Identifying Behavioral Health Needs of Individuals Screened at the Booking Counter of Montgomery County Jail

Authors

  • Josephine F. Wilson Department of Population & Public Health Sciences, Boonshoft School of Medicine, Wright State University
  • Blaise N. Ipsaro Samaritan Crisis Care, Samaritan Behavioral Health Inc.
  • Charles Crosby Montgomery County Sheriff's Department
  • Valerie A. Kapp Department of Population & Public Health Sciences, Boonshoft School of Medicine, Wright State University
  • Teresa G. Russell Montgomery County Sheriff's Department
  • Beverly Tanamachi Montgomery County Alcohol, Drug Addiction & Mental Health Services

DOI:

https://doi.org/10.18061/ojph.v2i1.9039

Keywords:

reentry population, substance use disorders, mental health, gender differences, racial disparities

Abstract

Background: Many of the individuals who are released from incarceration are re-arrested and re-incarcerated within three years of release. Challenges that predispose individuals to re-arrest and re-incarceration include lack of education, employment opportunities, decent affordable housing, and treatment for substance use disorders (SUD) and/or mental illness. This report summarizes the behavioral health needs of newly arrested individuals in Montgomery County, Ohio.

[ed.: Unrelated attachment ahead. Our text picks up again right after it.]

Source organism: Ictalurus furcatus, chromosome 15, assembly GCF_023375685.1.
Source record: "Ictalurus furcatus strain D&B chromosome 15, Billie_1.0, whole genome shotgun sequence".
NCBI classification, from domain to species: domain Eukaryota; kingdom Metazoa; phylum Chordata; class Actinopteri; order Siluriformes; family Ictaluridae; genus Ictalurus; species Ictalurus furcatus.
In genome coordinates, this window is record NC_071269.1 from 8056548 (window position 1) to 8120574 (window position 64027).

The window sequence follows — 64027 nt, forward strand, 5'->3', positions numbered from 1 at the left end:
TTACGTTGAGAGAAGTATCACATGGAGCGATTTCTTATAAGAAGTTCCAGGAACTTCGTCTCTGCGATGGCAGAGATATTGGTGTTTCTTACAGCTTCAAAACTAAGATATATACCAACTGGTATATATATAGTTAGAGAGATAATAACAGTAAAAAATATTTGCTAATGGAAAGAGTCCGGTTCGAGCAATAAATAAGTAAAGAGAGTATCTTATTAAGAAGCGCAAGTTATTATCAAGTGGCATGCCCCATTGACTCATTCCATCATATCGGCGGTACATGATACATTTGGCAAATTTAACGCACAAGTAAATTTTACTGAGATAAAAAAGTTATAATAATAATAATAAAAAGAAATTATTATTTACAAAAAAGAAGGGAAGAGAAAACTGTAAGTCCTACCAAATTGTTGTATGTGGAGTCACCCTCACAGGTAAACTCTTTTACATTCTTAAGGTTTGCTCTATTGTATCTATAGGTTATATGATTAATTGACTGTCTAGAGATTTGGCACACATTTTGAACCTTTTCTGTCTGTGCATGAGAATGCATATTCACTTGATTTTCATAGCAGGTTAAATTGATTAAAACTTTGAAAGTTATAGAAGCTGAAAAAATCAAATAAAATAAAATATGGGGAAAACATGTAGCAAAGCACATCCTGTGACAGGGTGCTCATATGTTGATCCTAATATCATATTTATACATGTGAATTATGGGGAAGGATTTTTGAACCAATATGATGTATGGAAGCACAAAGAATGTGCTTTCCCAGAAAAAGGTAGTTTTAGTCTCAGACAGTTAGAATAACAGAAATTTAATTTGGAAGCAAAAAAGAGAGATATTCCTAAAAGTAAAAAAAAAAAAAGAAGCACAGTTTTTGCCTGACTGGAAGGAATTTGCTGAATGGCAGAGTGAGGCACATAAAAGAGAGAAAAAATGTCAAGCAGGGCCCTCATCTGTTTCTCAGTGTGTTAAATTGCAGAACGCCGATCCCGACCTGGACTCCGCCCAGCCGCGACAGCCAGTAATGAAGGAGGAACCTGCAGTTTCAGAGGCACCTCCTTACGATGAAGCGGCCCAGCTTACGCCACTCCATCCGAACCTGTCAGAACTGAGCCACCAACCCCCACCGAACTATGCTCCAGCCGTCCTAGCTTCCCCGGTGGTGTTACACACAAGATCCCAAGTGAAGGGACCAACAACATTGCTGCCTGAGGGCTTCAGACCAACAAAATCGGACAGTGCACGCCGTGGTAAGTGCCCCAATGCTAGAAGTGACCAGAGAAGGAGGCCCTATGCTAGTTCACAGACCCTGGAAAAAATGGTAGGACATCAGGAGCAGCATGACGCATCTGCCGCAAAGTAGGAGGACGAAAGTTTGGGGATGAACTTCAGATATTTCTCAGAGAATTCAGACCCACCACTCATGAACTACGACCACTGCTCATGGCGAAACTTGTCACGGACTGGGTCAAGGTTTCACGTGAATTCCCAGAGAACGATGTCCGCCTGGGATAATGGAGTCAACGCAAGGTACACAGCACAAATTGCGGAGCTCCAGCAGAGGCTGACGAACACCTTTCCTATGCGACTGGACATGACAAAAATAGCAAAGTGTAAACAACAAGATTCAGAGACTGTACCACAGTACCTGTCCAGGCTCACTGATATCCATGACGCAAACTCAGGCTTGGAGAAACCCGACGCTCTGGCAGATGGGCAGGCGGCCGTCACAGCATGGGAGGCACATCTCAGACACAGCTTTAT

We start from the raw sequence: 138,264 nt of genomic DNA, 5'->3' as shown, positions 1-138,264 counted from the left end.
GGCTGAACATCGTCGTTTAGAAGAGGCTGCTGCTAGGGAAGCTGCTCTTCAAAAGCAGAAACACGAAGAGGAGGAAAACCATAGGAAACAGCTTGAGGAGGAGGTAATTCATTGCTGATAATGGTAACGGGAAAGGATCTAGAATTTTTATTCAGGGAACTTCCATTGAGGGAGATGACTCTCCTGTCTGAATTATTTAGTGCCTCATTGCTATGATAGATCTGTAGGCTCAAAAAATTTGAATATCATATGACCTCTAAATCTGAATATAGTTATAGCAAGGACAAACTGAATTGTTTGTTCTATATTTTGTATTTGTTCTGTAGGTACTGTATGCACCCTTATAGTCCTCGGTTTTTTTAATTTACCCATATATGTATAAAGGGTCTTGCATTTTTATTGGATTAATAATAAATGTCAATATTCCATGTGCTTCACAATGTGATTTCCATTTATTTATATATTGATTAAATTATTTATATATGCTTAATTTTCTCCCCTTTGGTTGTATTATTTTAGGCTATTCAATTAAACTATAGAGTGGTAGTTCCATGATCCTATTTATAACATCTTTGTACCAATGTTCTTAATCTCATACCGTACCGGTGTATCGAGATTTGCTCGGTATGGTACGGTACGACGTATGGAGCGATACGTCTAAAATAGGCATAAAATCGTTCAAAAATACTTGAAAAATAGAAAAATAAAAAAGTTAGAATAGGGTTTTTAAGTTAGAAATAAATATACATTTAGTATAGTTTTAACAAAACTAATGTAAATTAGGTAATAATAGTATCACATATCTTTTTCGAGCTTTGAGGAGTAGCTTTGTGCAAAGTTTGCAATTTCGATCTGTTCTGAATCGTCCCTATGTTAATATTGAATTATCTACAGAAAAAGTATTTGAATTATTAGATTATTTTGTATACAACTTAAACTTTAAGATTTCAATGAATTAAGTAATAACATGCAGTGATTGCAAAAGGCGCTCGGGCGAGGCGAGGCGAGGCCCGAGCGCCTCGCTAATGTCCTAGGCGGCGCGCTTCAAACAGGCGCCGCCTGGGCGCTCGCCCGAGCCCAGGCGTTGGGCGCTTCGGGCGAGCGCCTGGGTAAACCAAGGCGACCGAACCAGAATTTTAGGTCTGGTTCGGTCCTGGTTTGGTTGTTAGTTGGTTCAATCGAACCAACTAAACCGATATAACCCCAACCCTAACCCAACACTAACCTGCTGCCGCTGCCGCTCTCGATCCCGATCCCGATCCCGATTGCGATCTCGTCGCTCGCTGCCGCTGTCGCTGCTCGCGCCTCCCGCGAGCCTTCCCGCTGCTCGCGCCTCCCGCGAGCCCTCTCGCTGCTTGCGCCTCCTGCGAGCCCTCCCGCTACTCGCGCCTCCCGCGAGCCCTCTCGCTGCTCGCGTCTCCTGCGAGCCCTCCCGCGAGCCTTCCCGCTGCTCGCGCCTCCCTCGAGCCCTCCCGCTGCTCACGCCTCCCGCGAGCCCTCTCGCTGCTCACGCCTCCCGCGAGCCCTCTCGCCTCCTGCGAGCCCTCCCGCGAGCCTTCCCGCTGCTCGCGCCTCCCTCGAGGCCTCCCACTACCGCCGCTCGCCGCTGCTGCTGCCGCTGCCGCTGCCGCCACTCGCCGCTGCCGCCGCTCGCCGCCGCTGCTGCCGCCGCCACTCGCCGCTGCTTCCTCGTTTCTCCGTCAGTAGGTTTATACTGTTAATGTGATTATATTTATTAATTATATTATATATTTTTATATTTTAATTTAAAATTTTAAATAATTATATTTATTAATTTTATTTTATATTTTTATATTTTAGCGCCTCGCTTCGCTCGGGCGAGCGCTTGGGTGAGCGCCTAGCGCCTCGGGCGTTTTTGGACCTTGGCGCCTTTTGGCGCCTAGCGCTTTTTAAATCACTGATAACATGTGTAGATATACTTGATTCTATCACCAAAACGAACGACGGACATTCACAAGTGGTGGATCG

Methods: For this project, 4,809 adult individuals arrested for non-violent crimes received behavioral health screening and case management at booking in the Montgomery County Jail. Criminogenic assessment using the Risk-Needs-Responsivity (RNR) tool was conducted with 484 arrestees. Descriptive statistics and chi square statistics were calculated for gender, race, referrals made, education level, employment status, housing status, alcohol and other drug use, and mental health status.
Results: As a group, the arrestees were undereducated, underemployed, and homeless. Based on RNR assessment, 67% had an SUD,
and 60% required mental health treatment. Significant gender and racial differences were found among the arrestees, with women
significantly more likely to have SUD and mental health issues.
Conclusions: Individuals arrested and booked into the Montgomery County Jail experience a complex interaction among mental health, poly-substance use, medical, employment, and housing needs that must be addressed in a comprehensive and coordinated funding manner. This interactive complexity of issues demand a response from an integrated service delivery system that would best benefit the person served and the community.

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Published

2019-06-01

Issue

Section

Research Briefs